Water gives life to our national parks, shaping land and sustaining plants and animals. In two-thirds of the 360 national park sites with rivers or streams, the waters are impaired. Most of the pollution affecting park waters comes from activities outside of park boundaries, such as mining.
Much of the country’s air pollution stems from extracting, developing and burning fossil fuels from oil and gas infrastructure and operations. While most pollution does not originate in national parks, it can travel hundreds of miles from its source, thereby affecting parks and nearby communities.
In fact, nearly every single one of our more than 420 national parks is plagued by air pollution. Air pollution also worsens community health, drives up healthcare costs, and makes it harder for children to learn and play and for adults to work.
4. The act would harm wildlife
Our national parks protect some of our most iconic and endangered wildlife. But these species don’t recognize boundaries and often move in and out of the parks to feed, mate and migrate. Mining and oil and gas development decrease the acreage of intact lands and waters, fragmenting wildlife connectivity across landscapes. As larger ecological wildlife corridors are obstructed and separated from the lands outside of parks, many species won’t be able to survive.
From Acadia to Big Bend, national parks offer some of the darkest and clearest night skies in the country, providing nocturnal wildlife and other species the natural dark they need to navigate, mate and hide from predators. Mining, drilling and other land-disturbing activities increase artificial brightness of the night sky and disrupt these natural processes.
5. The act would damage visitor experience and safety
Millions of visitors travel to our national parks each year to enjoy unspoiled landscapes and panoramic views, experience incredible solitude and learn about the people and stories that have shaped our history. They don’t expect to see and hear oil rigs, loud compressors and heavy truck traffic roaring through the landscape. The Lower Energy Costs Act would allow development along the borders of many national parks that would forever change the viewsheds and character of their landscapes.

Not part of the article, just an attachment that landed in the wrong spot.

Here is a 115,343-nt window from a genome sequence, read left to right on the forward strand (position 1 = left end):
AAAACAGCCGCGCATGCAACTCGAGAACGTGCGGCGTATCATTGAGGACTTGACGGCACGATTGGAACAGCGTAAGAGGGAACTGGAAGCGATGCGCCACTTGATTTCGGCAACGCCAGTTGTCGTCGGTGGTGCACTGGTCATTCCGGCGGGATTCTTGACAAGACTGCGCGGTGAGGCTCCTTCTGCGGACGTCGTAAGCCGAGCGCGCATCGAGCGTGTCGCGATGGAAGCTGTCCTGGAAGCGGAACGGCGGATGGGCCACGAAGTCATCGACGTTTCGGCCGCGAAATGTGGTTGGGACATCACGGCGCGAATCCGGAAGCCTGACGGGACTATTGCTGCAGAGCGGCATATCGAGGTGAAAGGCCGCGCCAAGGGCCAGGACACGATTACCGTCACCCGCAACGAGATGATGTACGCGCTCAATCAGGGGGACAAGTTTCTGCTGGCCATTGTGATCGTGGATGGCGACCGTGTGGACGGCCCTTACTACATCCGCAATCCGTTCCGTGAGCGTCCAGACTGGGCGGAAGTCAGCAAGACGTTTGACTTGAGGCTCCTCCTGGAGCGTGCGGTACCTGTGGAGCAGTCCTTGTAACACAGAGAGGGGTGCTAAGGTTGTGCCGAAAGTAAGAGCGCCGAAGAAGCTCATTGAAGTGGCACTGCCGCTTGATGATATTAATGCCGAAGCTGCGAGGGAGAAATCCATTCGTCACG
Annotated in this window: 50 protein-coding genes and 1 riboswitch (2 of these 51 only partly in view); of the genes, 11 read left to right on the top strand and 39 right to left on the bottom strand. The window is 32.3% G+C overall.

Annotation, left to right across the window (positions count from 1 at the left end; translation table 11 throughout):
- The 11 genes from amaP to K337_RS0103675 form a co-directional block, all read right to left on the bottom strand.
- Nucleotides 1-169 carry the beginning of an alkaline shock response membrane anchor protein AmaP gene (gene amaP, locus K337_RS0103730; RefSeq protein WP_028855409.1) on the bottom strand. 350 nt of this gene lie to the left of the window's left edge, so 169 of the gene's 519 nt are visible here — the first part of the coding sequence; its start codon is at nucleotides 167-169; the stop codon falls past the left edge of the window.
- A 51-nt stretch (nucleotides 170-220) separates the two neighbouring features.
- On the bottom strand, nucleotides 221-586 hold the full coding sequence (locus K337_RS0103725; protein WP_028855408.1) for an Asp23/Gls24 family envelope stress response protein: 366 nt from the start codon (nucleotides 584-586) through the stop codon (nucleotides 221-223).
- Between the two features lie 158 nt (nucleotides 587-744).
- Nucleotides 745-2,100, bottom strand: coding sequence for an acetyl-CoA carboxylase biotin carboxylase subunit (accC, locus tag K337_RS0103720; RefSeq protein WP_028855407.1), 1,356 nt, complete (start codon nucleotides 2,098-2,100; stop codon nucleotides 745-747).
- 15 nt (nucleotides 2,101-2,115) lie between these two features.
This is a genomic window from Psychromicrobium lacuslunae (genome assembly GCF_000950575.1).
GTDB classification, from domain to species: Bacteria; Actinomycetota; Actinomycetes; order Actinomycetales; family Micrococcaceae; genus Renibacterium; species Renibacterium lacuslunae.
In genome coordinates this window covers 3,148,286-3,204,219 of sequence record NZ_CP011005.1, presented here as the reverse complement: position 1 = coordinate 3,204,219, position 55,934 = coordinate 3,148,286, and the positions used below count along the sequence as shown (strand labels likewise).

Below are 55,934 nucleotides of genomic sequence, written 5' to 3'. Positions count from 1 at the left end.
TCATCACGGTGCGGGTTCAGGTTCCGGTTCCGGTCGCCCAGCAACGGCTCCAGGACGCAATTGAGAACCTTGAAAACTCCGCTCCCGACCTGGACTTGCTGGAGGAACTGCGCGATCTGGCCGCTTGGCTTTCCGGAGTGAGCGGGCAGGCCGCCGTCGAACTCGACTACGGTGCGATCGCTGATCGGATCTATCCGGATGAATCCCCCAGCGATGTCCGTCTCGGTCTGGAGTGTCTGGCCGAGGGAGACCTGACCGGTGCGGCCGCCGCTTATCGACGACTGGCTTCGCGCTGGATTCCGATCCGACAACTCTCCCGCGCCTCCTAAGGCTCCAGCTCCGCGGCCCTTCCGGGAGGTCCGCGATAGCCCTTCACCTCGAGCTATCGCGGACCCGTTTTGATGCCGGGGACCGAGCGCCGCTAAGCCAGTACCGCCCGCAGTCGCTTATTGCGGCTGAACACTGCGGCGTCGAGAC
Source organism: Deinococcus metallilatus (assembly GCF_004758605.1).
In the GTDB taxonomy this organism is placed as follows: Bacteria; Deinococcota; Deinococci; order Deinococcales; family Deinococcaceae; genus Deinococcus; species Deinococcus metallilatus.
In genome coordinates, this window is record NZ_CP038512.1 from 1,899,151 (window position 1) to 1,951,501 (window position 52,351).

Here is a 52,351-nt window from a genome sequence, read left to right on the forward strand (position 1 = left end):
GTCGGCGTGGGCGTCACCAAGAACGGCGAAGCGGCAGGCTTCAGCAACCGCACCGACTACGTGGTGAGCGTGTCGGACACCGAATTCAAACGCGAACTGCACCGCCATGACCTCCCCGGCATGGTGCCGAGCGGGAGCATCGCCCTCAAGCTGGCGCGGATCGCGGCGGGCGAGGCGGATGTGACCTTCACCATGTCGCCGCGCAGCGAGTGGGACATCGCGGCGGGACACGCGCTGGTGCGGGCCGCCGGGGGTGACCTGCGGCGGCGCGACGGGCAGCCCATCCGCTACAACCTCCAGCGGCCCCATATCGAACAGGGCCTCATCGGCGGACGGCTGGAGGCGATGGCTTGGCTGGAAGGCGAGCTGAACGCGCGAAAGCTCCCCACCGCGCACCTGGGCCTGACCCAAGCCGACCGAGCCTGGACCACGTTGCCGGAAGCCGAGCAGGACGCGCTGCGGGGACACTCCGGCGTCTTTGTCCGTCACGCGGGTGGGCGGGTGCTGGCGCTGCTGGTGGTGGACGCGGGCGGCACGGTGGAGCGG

There are 37,050 abandoned mineral-mined land features in 133 national parks. Less than 5% have received long-term remedial action to address human health and safety and environmental problems.
Industrial development and heavy truck traffic from oil and gas extraction and mining would also adversely affect the health and well-being of nearby communities and negatively impact regional tourism. Parks provide nearly $36 billion in economic output each year and support thousands of jobs across the country. The unsightly effects of oil and gas can ultimately hurt local communities that depend on tourism for a living. Healthy national parks rely on well-managed adjacent lands, and robust tourism relies on healthy national parks.
The Lower Energy Costs Act also is riddled with anti-recreation proposals. Permitting oil and gas drilling and mining on public lands disregards public enjoyment of and world-class recreation in national parks — such as hiking, camping, fishing and hunting.
Let’s support renewable energies instead
Public lands have and will continue to play an important role in America’s energy development. We know the transition to clean energy will require mining for certain minerals and materials to build electric vehicle batteries and renewables. However, this demand should not come at the expense of the health and future of our environment, national parks and communities.
There are safe and responsible ways to transition to clean energy that prioritize healthy lands, thriving wildlife, clean water and air, and safe recreation experiences. The Lower Energy Costs Act and its archaic policies are not it. It would set our nation’s environmental progress back decades and put the future and health of our national parks and communities in jeopardy.
Congress must fight back against these outlandish proposals and work together to protect our special places and steer our country toward responsible energy development.
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About the authors
Charlie Olsen Climate Policy Manager
As the Climate Policy Manager for the Government Affairs team, Charlie advocates for a clean energy transition on public lands and waters as well as policies to help protect and preserve parks.
Daniel Hart Director of Clean Energy and Climate Resiliency Policy
As the Director of Clean Energy and Climate Resiliency Policy for the Government Affairs team, Daniel advocates for a clean energy transition on public lands and waters as well as climate policies to help protect and preserve parks.